4. Application of gene expression profiling to characterize nutrient-gene interactions and regulation. Epigenomics is an emerging area of scientific investigation that is confirming the complex mechanisms regulating how, when, and where gene expression occurs within the animal cell to ensure normal development, health, and homeostasis. Until now, the molecular mechanisms of epigenetic regulation were not well understood. Deep RNA sequencing technology was used to generate novel genetic information related to bovine cell gene transcription induced by the short-chain fatty acid butyrate, an important nutrient for cattle derived from dietary fiber during microbial fermentation in the rumen. This information can be used to gain a deeper understanding of the bovine genome and transcriptome, and epigenetic regulation induced by butyrate in bovine cells. Knowledge gained will be used to optimize rations that improve rumen development and animal health, which impact their overall production efficiency.
5. Novel application of rumen metagenomic DNA sequencing technology to reduce impacts of environmental contaminants. Hexahydro-1,3,5-trinitro-1,3,5-triazine (RDX) is a powerful explosive compound that has been used by the U.S. military since WWII to manufacture weaponry. Soil and groundwater contamination by RDX is a serious concern due to its toxicity and potential carcinogenicity. Traditional methods for its cleanup include extensive excavation and subsequent incineration, which are cost prohibitive. The sheep rumen harbors microorganisms that are capable of rapid RDX biodegradation and may provide a practical remediation alternative; however, the microbial taxa performing RDX biodegradation are unknown and metabolic pathways through which RDX is degraded have not been analyzed. In collaboration with scientists at Oregon State University, a holistic analysis of the ovine rumen microbiota was conducted. It was demonstrated that the ovine rumen can significantly reduce and eliminate RDX in a model system within hours. Gene sequence analysis identified known microbial groups capable of RDX degradation in the sheep rumen and several microbial groups of environmental origin that were not previously recognized in the rumen. Our results enable the refinement of a new remediation technology that combines plant intake of explosive compounds from contaminated soils and their biodegradation by ruminal microbes of sheep that graze on these plants.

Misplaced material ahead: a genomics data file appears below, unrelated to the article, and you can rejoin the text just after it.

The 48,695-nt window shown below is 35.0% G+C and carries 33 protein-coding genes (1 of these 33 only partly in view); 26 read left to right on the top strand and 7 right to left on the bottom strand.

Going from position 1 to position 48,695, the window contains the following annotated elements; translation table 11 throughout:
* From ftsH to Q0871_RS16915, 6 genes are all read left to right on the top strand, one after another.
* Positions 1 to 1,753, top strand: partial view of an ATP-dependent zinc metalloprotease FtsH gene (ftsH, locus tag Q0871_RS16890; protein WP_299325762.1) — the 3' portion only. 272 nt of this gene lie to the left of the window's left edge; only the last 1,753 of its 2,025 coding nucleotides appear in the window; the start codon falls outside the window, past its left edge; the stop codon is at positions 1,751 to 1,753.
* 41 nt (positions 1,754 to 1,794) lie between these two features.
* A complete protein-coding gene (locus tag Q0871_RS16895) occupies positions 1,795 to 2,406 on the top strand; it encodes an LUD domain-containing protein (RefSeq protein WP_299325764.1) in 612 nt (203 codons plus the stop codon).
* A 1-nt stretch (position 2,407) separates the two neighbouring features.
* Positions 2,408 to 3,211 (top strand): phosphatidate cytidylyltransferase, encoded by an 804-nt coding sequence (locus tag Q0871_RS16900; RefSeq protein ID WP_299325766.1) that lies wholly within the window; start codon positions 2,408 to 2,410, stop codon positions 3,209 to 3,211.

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Connor, E.E., Kahl, S., Elsasser, T.H., Baldwin, R.L., Fayer, R., Santin, M., Sample, G.L., Clover, C.M. 2013. Glucagon-like peptide 2 therapy reduces negative effects of diarrhea on calf gut. Journal of Dairy Science. 96(3):1793-1802.